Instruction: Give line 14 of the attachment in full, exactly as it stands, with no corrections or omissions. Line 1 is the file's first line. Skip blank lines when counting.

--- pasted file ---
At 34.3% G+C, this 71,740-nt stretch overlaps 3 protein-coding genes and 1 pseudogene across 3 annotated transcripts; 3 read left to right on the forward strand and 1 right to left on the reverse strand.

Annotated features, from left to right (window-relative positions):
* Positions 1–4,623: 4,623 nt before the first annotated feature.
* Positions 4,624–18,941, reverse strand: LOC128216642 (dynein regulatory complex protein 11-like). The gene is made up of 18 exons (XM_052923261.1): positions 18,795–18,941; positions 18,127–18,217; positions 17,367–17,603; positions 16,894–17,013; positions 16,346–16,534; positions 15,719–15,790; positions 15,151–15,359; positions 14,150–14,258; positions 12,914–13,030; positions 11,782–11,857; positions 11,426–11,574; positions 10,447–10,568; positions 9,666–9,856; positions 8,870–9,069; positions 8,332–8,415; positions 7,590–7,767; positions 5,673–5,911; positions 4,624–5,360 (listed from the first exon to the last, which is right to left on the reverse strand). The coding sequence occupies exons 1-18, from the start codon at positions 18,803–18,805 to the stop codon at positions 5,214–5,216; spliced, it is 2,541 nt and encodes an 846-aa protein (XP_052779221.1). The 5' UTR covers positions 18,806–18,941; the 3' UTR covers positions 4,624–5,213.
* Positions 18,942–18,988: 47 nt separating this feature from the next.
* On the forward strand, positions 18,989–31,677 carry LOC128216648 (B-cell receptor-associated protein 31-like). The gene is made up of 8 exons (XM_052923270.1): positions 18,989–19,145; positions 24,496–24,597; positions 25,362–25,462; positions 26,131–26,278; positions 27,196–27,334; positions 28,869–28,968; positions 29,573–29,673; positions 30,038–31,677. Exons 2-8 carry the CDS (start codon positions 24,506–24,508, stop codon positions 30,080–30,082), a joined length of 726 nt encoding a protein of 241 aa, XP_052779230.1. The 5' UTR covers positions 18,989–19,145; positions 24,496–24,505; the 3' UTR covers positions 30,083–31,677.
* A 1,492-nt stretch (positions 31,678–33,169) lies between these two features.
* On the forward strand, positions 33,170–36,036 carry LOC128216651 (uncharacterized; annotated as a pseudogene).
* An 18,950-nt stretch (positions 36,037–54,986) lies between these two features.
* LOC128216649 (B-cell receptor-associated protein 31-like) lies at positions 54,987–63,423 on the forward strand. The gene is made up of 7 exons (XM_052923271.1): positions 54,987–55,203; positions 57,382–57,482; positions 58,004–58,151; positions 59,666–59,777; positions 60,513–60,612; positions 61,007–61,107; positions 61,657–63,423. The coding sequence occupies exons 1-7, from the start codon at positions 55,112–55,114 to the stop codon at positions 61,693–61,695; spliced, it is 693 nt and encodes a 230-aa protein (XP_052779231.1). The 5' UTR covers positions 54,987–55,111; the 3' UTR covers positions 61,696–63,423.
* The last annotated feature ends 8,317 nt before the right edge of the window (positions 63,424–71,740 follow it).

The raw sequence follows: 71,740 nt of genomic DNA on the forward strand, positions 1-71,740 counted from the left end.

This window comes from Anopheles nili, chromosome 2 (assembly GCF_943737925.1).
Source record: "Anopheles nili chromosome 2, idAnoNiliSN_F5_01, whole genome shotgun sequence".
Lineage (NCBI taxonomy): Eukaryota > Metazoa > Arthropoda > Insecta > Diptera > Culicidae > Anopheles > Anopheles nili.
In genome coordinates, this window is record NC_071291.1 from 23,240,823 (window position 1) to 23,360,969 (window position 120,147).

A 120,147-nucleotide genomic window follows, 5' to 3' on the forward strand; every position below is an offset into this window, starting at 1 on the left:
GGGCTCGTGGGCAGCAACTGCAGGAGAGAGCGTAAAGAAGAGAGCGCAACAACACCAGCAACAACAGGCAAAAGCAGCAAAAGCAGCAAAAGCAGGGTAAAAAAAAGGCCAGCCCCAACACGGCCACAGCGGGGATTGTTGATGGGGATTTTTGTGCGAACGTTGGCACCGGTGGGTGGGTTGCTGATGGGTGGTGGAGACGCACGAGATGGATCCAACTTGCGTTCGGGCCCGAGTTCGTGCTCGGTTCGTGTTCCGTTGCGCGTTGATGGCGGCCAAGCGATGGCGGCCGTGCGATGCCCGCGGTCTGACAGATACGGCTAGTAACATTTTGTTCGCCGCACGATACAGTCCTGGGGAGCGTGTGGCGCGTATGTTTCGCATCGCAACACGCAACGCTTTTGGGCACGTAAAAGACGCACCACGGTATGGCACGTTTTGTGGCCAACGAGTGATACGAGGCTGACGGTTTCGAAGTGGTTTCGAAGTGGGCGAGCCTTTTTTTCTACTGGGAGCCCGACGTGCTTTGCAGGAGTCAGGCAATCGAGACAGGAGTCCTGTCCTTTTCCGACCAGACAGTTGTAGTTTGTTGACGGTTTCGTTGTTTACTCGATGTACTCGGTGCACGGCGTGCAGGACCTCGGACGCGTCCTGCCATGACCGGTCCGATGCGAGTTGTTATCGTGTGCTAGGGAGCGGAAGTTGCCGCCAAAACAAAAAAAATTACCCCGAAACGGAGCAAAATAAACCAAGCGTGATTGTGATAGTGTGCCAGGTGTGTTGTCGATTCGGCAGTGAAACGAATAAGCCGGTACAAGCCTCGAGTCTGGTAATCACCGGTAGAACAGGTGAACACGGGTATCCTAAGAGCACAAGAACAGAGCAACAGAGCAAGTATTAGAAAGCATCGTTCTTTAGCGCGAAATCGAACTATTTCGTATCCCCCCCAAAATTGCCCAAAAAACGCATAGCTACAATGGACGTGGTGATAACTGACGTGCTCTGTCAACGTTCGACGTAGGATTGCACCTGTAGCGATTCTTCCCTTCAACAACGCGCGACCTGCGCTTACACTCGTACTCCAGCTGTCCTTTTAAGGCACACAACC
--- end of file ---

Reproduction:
Source record: "Anopheles nili chromosome 2, idAnoNiliSN_F5_01, whole genome shotgun sequence".